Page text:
Saturday, August 30, 2008

Our Own Tsunami

Our story began in 2001, when my husband was suddenly admitted to hospital and immediately underwent surgery for Stage 4 cancer. He had not been feeling sick in the previous months, other than being very tired, which is not something that would trigger a visit to your general practitioner. Then one afternoon at work, something just didn't seem right and he went to the hospital for testing. He was admitted later that night. Within two days, his left kidney was removed and after a six-week recovery at home, he returned to work. Cancer at that time really didn't have any affect on us, because of the doctor's diagnosis after the surgery that "they had gotten it all" and also because of his speedy recovery and return to work, it was similiar to any major surgery with positive results. That had been my husband's very first time ever hospitalized since I had met him. He had been very fortunate up to that time, never to have had any major health issues.

For the next five years though, there were continuous three-month and six-month visits with his urologist and other specialists. Continuous scans, MRI's, x-rays and blood tests were the norm, with us always holding our breath each time we received results, but were continuously reassured that "the cancer was NOT reappearing"! As I look back now after all we have gone through, I strongly wonder why my husband never did see an oncologist, just to go over his tests results and give us his/her opinion. Of course, we never questioned this and left it up to those in the health care system who knew best. Knowing what we know now many years later, we should have discussed the option of having my husband take some type of chemo, just to ensure that the cancer was completely gone. A few chemo treatments would have been a "breeze" back then, based upon what he has gone through since, if it would have prevented the cancer cells from metastasizing. I would strongly suggest to anyone reading this who recently had a nephrectomy or is about to have one, and if no other mets appear after the surgery, to ask this question of your urologist. I am in no way a person who can give answers to medical questions, but I can relate our experiences to others, in the hope that it will prevent other health issues from happening to you. There is one clarification that I need to make with regard to any reference of how we were constantly assured that the cancer was no where in site. Late in 2005 after testing, we were told that a cyst or possible lesion appeared, but nothing of a cancerous nature. It obviously was not considered by the medical team as an emergency, since my husband's MRI to provide further confirmation was not scheduled for at least eight months later!!! His admission to hospital however, was two months before the MRI date.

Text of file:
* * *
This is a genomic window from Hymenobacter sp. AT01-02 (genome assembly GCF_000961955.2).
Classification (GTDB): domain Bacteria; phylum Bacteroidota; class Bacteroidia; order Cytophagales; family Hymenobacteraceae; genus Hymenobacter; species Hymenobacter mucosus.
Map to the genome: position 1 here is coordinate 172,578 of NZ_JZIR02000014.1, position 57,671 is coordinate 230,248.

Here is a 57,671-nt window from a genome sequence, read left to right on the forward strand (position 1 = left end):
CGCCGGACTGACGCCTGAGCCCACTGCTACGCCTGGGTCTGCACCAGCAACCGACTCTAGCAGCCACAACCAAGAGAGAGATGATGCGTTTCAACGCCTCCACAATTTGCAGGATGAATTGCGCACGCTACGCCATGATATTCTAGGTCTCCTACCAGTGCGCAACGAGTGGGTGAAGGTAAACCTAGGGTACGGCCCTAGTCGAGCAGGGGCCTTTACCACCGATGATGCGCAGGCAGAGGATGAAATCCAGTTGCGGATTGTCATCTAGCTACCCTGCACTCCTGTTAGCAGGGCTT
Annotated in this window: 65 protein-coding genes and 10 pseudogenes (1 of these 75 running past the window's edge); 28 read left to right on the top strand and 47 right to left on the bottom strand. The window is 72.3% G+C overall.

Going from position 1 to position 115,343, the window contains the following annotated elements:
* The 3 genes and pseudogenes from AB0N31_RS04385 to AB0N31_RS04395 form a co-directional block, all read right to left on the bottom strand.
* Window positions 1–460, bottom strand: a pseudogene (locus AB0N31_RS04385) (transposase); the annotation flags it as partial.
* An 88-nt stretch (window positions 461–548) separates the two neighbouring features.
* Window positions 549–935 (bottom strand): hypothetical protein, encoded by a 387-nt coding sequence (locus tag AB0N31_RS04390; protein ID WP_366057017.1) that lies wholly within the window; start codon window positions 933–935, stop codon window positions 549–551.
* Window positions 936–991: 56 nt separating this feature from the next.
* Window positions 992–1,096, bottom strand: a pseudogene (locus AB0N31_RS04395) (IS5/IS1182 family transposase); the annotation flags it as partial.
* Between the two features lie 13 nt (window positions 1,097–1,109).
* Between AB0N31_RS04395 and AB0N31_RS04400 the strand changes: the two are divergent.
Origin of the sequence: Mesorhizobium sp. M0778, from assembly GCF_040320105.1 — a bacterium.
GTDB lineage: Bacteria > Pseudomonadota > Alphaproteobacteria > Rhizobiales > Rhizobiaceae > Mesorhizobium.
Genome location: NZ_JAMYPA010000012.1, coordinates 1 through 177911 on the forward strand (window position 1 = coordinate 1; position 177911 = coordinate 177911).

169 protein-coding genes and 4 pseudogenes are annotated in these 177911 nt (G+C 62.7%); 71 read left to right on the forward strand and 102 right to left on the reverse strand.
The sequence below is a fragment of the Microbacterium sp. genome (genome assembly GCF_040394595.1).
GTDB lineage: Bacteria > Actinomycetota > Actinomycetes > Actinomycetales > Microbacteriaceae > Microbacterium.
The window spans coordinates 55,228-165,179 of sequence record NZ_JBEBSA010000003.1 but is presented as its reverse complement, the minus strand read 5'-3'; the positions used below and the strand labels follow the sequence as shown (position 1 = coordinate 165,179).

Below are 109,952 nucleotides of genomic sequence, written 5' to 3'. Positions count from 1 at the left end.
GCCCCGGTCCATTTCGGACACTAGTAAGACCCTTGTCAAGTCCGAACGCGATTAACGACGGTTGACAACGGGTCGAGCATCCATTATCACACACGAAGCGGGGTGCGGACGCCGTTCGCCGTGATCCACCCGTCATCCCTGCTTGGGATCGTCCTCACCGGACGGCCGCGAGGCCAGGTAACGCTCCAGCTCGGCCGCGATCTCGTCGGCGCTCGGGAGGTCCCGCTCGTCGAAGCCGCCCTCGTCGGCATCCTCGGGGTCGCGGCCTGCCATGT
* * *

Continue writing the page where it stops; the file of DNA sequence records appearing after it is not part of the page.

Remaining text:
Cancer prevention is the key! Our governments tend to choose the scenario of dealing with the cure, rather than the prevention. And which political member and party was it that decided to abolish our once very efficient health care system here in Canada, by enormously cutting back on health care funding? Prevention would decrease the overall health care expenses, while trying to cure the symptoms of cancer usually result in enormous costs to both governments and of course, patients and their families. As individuals who may be affected, it is our responsibility to mandate our government leaders to have patient testing done in a timely manner. This of course relates to all health care issues. If the results are positive, waiting only magnifies the problem and elevates the health care costs dramatically. I urge you all to lend your voice to a better health care system...one that is more efficient with testing and diagnosis. It is every person's right to have the best health care that is available.

Just one month from my husband's finale of his five year follow-up, he was not feeling well and after a blood test was referred to a specialist immediately. As we sat in the specialist's office, arrangements were made to admit him at once and our second and most life changing journey with cancer was now about to begin.

4 comments:

Ern said...

You have coined the word tsunami exactly right Debbie. When my wife was diagnosed with cancer a year ago, we all went through an extremely difficult life changing experience as well.
Good luck with your website..it is a wonderful reference for those involved with any type of cancer.

Anonymous said...

Months before our daughter was diagnosed with hodgkins lymphoma she would call for a ride from school and sleep for two to three hours when she got home. She was only 16 and we did not realize at the time that extreme tiredness was a symptom of her cancer.

Great work, Debbie, wish this blog would have been available when we needed it twelve years ago. Just talking with someone going through cancer or a caretaker dealing with that person, would have made all the difference.

d.

Dorothy said...

What a atory Debbie! You have been dealing with cancer for quite a few years and I feel confident that you certainly know the problems that cancer patients and their families have to deal with.
A friend of mine has been dealing with lung cancer now for two years. She has had two surgeries and is not on radiation therapy. I will direct her to your website for further reference
Your writings are very easy well scripted.

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